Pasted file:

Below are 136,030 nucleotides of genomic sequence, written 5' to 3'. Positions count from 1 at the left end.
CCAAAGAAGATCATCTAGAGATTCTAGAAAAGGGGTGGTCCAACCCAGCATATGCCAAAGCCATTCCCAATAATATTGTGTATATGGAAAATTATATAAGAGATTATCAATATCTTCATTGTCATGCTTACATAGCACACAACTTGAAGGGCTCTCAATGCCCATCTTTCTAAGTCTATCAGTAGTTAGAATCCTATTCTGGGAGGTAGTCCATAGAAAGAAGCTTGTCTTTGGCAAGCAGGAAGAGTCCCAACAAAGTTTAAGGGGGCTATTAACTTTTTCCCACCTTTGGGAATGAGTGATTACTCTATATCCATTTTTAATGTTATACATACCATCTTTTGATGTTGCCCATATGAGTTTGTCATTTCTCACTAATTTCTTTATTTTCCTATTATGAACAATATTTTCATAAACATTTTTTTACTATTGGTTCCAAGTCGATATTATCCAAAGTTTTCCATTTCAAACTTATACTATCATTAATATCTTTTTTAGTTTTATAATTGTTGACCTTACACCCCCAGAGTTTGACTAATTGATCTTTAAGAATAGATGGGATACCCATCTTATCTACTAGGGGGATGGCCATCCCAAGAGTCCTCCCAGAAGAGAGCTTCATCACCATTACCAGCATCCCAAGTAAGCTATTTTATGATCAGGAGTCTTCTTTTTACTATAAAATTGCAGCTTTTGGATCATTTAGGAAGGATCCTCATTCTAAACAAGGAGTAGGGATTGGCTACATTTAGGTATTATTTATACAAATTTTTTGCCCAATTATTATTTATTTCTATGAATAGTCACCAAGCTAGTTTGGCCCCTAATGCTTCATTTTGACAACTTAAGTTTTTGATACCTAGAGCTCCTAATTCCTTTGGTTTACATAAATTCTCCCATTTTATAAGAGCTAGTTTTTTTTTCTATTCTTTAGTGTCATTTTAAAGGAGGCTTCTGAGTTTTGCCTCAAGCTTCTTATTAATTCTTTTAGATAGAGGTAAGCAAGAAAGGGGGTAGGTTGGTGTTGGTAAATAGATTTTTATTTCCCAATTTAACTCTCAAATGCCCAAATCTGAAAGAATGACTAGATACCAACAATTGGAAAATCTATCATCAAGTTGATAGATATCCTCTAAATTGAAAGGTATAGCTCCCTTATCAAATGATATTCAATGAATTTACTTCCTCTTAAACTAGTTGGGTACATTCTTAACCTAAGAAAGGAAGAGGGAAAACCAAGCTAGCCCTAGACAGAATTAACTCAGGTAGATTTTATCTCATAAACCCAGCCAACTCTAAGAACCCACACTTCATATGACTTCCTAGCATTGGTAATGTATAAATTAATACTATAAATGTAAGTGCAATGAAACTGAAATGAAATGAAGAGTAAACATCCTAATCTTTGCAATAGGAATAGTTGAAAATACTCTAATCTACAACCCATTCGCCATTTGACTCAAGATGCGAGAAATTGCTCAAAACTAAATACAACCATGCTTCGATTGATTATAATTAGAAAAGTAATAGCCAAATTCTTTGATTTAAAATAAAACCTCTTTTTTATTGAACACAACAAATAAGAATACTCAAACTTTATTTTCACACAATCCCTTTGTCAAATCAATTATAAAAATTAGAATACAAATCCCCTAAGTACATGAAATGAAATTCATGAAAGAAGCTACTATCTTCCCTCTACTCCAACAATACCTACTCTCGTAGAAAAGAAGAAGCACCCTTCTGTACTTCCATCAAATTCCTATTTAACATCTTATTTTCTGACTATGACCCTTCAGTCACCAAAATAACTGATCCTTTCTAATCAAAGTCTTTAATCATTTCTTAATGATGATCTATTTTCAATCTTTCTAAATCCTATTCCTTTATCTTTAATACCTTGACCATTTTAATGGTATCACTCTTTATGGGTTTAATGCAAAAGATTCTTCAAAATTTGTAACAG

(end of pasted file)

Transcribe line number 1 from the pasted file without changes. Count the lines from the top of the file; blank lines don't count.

Below are 136,030 nucleotides of genomic sequence, written 5' to 3'. Positions count from 1 at the left end.